Paying the price

Many of you have probably noticed a cost increase for your water and sewer charges. I noticed that mine jumped about $30. This is one of those things everyone picks up on fairly quickly — a cost increase. Nothing much you can do about it. It is staring you in the face as you open and examine your bill. Yikes!

But when you went to the city office to pay your bill did you holler at the lady behind the desk? Some people did. Now that wasn't very nice. You surely don't think it was her fault, do you? Or maybe she was gone and you hollered at someone else. Or maybe you didn't holler at all, you just bad-mouthed the employees, mayor, and city council at the coffee shop.

People, people, people — none of that is going to help!

In fact, there isn't much of anything that is going to help. Those are rate increases that were built into the utility projects. The increases (which come along from time to time) generate funds to pay for our part of the cost of the water and sewer plant upgrades. Some of the money for the projects came our way in the form of grants. That we don't have to pay back. The rest came in the form of loans. And just like your car loan or mortgage, the loans have to be paid back. The loans will be retired in 2040. To take a bath, wash your dishes, and flush your waste, you will have to help pay the bill for water and sewer until then.

There are things you can do to conserve. You know the drill. You know the environmentally sound solutions for conservation. Use less is a big one. Then use less again. Get your water leaks fixed. Wash only full loads of dishes or laundry. Take shorter showers.

You might also take a deep breath. This isn't going to go away anytime soon. As we deplete the area aquifers and reservoirs our water resources are going to become more and more pricey. We all need to get used to it.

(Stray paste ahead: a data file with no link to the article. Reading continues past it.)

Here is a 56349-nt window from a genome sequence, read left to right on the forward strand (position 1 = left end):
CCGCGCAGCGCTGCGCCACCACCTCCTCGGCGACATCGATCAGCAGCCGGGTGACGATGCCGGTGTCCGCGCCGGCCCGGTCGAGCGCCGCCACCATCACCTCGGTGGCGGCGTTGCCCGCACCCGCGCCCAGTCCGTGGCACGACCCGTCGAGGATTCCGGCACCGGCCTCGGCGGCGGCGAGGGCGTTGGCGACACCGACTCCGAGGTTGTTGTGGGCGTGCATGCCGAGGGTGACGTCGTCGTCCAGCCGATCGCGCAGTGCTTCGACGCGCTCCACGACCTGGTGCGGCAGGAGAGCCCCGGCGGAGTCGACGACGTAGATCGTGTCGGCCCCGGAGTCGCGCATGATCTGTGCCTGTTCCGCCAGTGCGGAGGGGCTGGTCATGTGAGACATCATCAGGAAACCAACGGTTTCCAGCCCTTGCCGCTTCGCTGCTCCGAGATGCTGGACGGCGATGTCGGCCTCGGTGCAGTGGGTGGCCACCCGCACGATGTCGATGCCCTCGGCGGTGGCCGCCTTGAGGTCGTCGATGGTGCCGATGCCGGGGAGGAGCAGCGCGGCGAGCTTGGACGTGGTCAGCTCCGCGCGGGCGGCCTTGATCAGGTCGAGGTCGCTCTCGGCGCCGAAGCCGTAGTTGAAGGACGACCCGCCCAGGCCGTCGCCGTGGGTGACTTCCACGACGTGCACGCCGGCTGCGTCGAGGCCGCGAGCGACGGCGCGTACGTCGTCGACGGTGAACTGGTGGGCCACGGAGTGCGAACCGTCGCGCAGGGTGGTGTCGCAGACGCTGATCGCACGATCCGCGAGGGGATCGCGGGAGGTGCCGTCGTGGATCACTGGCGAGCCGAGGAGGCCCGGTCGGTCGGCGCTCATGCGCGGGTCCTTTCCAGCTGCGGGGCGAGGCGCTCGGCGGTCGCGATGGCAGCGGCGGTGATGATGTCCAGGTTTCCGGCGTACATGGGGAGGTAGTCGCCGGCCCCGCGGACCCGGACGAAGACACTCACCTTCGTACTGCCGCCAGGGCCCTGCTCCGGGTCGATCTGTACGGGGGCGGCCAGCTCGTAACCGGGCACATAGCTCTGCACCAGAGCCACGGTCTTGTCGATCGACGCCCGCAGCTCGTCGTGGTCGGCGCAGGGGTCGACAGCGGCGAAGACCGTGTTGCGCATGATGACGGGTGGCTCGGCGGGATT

The lines that carry the water and sewage are 100 years old. Most had a 40- or 50-year life span. Former mayors and city councils could not afford to replace them so nothing was done. The city has been on borrowed time for decades. Guess what is happening now? We are finding out we waited too long.

The federal government mandated utility upgrades many years ago — for every small town, every community, and every big city. Quality water for all was the goal. In Washington they said everyone has to bite the bullet and bring in good water. They even said they would help us pay for it. So we did it. And so did Florence and Whitewater and Hillsboro and Wichita.

And now we must pay for the privilege of listening to them and taking that funding they offered.

So don't yell at Mayor Slocombe or city treasurer Stephanie Ax about the size of your water/sewer bill. They honestly had nothing to do with it. It was all cast in stone by the local, state, and federal folks who were in power decades ago.

Admit it, we thought it would be a good deal to have the federal and state boys give us grants to help with our utility updates. Sure we did! Some little town had to be on the receiving end, so it might as well be us, right? The only problem is that we forgot who would write the check to pay back the loan portion.